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Medeski  Martin & Wood - The Dropper CD (album) cover


Medeski Martin & Wood

Jazz Rock/Fusion

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4 stars MMW's seventh studio album (and second for the Blue Note label) is one of their strongest: high praise indeed when considering the typically stellar quality of their entire discography to date. It was released the same year as the trio's (likewise recommended) live set 'Tonic', but the two discs couldn't be more different. Instead of the strictly acoustic be-bop of their concert recording, this one digs a deep electronic groove through altogether harsher, more abstract territory, with more than a hint of mind-bending acid-jazz psychedelia. It's a truly unclassifiable sound, unique to this band and best described perhaps as Kitchen Sink Fusion.

The warped portrait on the album cover offers a fair illustration of the style of music played: the distorted Hammond organ runs ('Big Time'); the backwoods swamp funk ('Partido Alto', one of many tracks with prominent and very proggy Mellotron accents, often skewed to sound like a drunken violinist); the free-jazz weirdness ('Ilinization'); slinky late-night blues ('Note Blue'); and at least one number worthwhile for its title alone ('Philly Cheese Blunt').

The album opener, 'We Are Rolling', sets the mood like an unexpected sucker punch to the gut; the closer ('Norah 6') plays like a somnambulist's remix of the same. In between you might hear anything from exotic Brazilian hand-held percussion to rinky-dink toy pianos (the two are actually played together in 'Sun Sleigh').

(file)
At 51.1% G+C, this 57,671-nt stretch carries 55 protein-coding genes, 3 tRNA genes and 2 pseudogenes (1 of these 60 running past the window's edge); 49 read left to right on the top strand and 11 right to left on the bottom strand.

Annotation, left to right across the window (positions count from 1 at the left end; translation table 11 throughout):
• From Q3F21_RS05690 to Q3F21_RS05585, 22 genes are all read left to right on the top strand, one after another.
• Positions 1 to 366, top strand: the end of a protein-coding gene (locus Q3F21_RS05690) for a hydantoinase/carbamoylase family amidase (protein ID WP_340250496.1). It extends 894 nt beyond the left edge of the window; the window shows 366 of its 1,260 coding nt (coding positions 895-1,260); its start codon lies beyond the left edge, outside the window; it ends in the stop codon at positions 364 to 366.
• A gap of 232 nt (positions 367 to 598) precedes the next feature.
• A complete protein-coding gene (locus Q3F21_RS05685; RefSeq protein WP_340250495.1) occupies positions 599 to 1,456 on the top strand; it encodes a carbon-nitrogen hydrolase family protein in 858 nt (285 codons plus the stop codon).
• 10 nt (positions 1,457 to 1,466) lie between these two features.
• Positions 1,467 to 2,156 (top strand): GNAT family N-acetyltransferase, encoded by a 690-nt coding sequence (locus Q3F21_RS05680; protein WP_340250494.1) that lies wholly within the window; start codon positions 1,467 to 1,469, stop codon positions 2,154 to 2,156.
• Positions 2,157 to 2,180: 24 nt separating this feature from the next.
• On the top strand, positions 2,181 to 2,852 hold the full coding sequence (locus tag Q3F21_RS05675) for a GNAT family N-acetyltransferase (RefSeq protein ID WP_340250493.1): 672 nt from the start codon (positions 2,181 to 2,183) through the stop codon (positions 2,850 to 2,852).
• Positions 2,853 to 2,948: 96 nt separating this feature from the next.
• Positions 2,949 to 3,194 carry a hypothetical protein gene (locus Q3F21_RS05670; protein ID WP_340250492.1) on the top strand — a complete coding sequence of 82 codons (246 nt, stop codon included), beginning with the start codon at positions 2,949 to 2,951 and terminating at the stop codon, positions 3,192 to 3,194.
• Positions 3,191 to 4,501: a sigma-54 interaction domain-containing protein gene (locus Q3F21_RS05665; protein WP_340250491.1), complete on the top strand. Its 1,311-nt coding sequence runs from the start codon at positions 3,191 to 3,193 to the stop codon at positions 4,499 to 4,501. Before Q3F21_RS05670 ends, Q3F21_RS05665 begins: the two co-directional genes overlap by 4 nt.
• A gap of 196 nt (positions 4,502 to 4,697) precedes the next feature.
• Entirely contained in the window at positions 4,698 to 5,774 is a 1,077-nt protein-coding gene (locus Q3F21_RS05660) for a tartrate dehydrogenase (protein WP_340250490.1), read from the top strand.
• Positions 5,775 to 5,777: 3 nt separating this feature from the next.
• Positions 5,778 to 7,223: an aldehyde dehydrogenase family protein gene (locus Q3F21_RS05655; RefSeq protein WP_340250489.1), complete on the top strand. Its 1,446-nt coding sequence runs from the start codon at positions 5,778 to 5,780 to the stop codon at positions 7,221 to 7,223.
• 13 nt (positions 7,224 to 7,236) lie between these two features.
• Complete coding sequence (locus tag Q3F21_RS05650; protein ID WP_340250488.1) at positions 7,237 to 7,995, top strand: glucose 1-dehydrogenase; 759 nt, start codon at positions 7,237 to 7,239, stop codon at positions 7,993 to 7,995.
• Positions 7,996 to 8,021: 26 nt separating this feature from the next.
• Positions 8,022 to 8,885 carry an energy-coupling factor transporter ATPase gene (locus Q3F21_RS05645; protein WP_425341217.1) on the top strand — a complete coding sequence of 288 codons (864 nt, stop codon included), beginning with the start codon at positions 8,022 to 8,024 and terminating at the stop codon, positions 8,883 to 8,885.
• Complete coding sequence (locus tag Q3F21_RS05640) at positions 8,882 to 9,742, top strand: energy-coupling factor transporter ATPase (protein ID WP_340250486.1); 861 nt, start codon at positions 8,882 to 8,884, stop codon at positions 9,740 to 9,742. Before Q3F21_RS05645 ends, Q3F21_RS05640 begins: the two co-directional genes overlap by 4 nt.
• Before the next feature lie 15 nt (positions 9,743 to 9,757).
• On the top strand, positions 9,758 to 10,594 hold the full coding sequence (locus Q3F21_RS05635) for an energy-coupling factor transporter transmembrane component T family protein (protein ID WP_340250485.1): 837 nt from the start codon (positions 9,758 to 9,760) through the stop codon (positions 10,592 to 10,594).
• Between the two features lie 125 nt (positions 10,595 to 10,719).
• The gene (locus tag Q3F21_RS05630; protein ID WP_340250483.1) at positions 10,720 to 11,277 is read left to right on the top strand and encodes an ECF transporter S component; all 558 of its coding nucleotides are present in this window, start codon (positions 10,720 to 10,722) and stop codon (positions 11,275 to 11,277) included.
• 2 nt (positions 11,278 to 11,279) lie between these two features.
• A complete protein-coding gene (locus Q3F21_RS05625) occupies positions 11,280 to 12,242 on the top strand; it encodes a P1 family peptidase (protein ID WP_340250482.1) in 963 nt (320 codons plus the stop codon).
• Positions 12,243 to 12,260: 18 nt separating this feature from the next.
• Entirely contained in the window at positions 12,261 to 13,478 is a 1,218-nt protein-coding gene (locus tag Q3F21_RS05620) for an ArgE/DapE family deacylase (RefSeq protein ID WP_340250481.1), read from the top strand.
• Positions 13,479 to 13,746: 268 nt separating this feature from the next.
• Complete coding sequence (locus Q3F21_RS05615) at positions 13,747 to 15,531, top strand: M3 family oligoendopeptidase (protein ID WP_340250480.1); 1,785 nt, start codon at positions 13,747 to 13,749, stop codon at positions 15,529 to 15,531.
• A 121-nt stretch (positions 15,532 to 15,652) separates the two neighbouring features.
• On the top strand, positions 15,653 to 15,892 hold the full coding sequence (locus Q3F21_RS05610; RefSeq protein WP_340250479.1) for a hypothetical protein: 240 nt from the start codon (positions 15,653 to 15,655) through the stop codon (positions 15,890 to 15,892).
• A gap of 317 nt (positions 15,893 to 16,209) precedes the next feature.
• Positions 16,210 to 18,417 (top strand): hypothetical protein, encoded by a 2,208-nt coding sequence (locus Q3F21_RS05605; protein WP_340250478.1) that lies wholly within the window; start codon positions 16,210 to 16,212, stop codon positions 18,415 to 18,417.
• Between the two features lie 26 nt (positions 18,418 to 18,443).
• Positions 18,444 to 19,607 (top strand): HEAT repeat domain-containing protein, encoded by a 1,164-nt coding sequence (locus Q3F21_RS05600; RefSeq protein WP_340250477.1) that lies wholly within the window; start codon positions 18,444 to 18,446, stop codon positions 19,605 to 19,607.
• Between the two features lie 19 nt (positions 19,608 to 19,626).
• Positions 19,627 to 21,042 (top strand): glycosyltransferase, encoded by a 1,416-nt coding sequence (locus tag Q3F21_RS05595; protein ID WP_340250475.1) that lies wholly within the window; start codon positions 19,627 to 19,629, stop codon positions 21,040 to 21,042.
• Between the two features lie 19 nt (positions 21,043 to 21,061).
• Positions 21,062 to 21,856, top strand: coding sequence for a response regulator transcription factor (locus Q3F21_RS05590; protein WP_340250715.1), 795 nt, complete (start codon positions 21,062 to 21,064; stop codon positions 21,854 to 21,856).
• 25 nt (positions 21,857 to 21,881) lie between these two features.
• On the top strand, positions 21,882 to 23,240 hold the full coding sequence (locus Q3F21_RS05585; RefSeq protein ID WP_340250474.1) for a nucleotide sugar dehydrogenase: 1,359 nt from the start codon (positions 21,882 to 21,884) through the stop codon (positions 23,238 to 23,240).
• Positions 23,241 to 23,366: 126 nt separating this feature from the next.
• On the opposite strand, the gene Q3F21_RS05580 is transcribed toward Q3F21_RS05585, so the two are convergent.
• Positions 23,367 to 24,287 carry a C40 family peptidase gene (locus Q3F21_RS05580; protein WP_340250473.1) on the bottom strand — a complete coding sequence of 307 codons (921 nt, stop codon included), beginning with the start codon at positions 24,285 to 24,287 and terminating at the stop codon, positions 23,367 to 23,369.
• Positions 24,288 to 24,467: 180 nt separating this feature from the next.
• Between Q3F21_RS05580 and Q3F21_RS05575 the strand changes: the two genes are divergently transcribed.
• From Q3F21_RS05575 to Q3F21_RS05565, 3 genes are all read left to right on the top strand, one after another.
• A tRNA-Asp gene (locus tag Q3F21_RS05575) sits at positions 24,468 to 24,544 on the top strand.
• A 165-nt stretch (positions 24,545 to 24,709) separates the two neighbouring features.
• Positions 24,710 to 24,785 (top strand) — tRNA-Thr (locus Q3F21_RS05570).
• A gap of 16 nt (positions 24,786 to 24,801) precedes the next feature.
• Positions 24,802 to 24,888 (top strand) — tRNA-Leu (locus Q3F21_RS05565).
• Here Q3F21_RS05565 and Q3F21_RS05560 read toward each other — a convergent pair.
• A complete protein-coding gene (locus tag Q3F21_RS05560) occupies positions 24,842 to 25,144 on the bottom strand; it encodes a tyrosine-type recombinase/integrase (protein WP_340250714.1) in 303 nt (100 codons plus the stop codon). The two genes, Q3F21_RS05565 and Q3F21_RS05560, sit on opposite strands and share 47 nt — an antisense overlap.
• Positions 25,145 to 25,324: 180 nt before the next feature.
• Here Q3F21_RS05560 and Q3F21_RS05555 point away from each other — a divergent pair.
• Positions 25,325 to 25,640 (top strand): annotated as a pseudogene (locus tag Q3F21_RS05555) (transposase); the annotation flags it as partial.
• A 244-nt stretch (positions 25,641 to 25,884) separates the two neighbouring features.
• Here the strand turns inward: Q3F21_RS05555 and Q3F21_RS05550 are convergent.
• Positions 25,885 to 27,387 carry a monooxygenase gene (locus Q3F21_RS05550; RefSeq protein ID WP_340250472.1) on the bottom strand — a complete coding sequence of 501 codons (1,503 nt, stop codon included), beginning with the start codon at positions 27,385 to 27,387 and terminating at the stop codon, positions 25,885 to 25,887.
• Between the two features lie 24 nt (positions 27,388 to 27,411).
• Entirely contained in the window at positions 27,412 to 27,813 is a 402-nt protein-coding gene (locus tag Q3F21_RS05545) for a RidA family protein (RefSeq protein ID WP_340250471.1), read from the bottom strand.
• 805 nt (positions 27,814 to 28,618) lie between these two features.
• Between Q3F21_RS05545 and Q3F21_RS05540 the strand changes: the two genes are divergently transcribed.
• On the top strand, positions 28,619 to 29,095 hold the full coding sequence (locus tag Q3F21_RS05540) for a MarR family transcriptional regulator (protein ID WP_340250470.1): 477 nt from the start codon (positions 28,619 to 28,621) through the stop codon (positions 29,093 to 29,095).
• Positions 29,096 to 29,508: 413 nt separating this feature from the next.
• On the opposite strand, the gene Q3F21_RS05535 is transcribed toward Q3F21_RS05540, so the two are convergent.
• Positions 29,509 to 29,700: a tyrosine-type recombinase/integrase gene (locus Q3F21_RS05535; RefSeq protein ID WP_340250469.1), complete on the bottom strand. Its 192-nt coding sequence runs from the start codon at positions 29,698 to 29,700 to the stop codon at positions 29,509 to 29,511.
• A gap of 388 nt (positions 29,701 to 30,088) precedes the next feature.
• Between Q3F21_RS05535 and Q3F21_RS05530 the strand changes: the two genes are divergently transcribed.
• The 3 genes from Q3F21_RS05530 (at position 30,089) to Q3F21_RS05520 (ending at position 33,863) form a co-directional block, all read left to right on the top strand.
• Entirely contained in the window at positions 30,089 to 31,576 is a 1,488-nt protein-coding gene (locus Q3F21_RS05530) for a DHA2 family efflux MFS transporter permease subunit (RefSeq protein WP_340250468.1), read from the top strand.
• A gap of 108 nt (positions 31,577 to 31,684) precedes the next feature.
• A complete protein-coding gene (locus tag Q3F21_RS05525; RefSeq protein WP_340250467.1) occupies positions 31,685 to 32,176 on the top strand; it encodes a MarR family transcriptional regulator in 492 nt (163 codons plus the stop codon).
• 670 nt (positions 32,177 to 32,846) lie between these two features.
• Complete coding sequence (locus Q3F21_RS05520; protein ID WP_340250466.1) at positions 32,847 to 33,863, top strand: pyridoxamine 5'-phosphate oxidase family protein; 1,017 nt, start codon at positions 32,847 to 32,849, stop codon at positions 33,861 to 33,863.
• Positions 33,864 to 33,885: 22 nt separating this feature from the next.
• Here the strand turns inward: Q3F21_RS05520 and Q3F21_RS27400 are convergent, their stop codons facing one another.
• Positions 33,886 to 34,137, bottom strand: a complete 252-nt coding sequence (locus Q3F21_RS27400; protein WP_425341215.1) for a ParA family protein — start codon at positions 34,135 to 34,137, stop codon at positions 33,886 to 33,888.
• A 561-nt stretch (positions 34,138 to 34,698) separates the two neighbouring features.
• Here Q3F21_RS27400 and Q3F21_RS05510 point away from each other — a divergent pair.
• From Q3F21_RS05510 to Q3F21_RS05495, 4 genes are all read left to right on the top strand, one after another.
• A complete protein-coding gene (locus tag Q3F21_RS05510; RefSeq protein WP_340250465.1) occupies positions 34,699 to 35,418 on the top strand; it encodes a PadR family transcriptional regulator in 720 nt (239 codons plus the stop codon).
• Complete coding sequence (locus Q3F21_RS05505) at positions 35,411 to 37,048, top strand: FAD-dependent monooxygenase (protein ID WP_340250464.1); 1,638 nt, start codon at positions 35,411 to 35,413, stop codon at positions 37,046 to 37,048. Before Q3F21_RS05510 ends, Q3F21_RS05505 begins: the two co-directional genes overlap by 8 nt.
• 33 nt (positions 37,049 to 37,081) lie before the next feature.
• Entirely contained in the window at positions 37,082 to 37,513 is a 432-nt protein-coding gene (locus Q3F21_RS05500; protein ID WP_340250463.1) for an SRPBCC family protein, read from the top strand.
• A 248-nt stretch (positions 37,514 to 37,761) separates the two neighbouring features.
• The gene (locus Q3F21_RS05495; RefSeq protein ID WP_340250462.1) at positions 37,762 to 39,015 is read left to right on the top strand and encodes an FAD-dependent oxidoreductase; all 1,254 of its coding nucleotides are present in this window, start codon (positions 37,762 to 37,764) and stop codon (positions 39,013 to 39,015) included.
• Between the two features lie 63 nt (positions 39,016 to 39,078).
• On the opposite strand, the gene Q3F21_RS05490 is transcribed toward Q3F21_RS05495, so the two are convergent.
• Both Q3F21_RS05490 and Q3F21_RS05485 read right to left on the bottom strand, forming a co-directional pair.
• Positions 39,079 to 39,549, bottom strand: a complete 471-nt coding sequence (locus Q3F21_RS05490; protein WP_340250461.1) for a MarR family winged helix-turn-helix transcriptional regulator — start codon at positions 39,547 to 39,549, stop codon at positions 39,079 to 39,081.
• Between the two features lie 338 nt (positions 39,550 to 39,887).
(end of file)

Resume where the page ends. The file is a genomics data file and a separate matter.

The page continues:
Over the years Medeski Martin and Wood have continued to refine their role as dedicated post- modern hipsters taking jazz into the 23rd century. And by simply listening to albums like 'The Dropper' you too can get a head start on the next Millennium. Be there, or be square.

Report this review (#246977)
Posted Wednesday, October 28, 2009 | Review Permalink
Honorary Collaborator
4 stars I can't remember I ever heard that kind of sound from Blue Note label release! Medeski Martin & Wood are often unpredictable, but this album is very different from I expected.

First of all, all the sound is deeply based on electronic keyboards, but in very unusual combinations: mostly vintage Hammond plus spacey electronic sounds. Add DJ-scratching, very acoustic drumming, almost funky bass and acid-jazz soft production. Strange mix.

It's difficult to name this music jazz fusion in traditional sense of this style. Let say, it is more experimental music, quite accessible, but just mixing sounds and styles in very unusual combinations. Some early 70-s rock and r'n'b elements are added as well. Not very complex, music is mostly interesting because of unusual but accessible sound. One of trio's strong experimental work.

Report this review (#259525)
Posted Wednesday, January 6, 2010 | Review Permalink

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